No Borders, Inc. (4/3/2020)

Praxsyn Corporation (3/25/2020)

Zoom Technologies, Inc. (3/25/2020)

Eastgate Biotech Corp. (2/24/2020)

Aethlon Medical, Inc. (2/7/2020)

Under the Dodd-Frank Act’s whistleblower provisions, employees at any of these companies can receive financial rewards if their disclosures trigger ongoing enforcement actions or if they provide additional evidence to the SEC in support of the enforcement actions.

The SEC is not the only federal agency that is actively investigating and prosecuting COVID-19-related frauds.   The Commodity Futures Trading Commission (“CFTC”), administers a robust whistleblower rewards program and has also issued specific warnings to investors and companies related to the coronavirus.   These warnings include a “Customer Advisory” warning of “market volatility related to COVID-19,” and “fee frauds” targeting employees laid off due to the coronavirus.   Although the CFTC whistleblower program is less known than the SEC’s reward program, the CFTC has paid over $100 million in rewards based on violations of the Commodity Exchange Act since 2014. 

Both the SEC and CFTC whistleblower programs were established as part of the Dodd-Frank Act.  They are nearly identical in scope and purpose and share common features, such as anonymous and confidential reporting.  Under both programs, whistleblowers whose original information triggers an investigation, or contributes to an ongoing investigation, are entitled to a reward of between 10-30% of the sanctions obtained by the United States.  The SEC’s Office of the whistleblower explained how the reward programs work:  “The SEC has awarded approximately $430 million. . . All payments are . . . financed entirely through monetary sanctions paid to the SEC by securities law violators.  No money has been taken or withheld from harmed investors . . .  Whistleblowers may be eligible for an award when they voluntarily provide the SEC with original, timely, and credible information that leads to a successful enforcement action.  Whistleblower awards can range from 10 percent to 30 percent of the money collected when the monetary sanctions exceed $1 million.”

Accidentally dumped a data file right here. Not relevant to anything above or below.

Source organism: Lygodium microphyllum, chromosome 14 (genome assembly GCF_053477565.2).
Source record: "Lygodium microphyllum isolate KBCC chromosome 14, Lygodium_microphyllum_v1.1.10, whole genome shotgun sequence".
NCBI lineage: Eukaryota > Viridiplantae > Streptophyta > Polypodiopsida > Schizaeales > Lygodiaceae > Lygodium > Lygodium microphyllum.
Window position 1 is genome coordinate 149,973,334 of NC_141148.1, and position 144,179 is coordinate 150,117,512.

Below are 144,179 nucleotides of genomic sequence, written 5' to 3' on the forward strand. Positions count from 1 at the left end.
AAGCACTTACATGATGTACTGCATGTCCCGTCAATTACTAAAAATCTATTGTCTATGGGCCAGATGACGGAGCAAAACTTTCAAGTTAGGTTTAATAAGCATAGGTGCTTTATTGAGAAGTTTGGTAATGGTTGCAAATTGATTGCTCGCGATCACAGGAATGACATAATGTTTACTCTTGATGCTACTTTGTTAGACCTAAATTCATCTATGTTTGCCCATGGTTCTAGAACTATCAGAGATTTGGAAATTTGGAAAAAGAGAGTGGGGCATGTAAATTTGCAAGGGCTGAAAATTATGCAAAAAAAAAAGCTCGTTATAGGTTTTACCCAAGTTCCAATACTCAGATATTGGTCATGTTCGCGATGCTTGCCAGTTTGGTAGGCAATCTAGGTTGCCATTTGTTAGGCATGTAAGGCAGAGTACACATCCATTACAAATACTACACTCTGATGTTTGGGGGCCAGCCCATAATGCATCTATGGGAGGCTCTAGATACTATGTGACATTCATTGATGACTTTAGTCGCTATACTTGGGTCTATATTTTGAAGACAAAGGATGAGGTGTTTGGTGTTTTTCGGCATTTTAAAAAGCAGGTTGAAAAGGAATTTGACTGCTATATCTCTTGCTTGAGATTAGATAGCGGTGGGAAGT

In addition to the Dodd-Frank Act’s two major whistleblower reward programs, many other laws can also be used to report coronavirus frauds, qualify for a reward, or protect one’s job if filing complaints about health and safety problems caused by COVID-19 contamination.  The IRS whistleblower program and federal and state False Claims Acts offer powerful tools to help whistleblowers safely report COVID-19 fraud to the Internal Revenue Service or Department of Justice.   The False Claims Act is recognized as the most effective qui tam reward law in the United States.  It covers all federal spending and procurements.  Anyone working under a federal contract, selling products to the government, or obtaining medical reimbursements for healthcare provided to veterans are covered under the False Claims Act.  Most significantly, all federal spending under the Medicare and Medicaid programs are covered under the False Claims Act.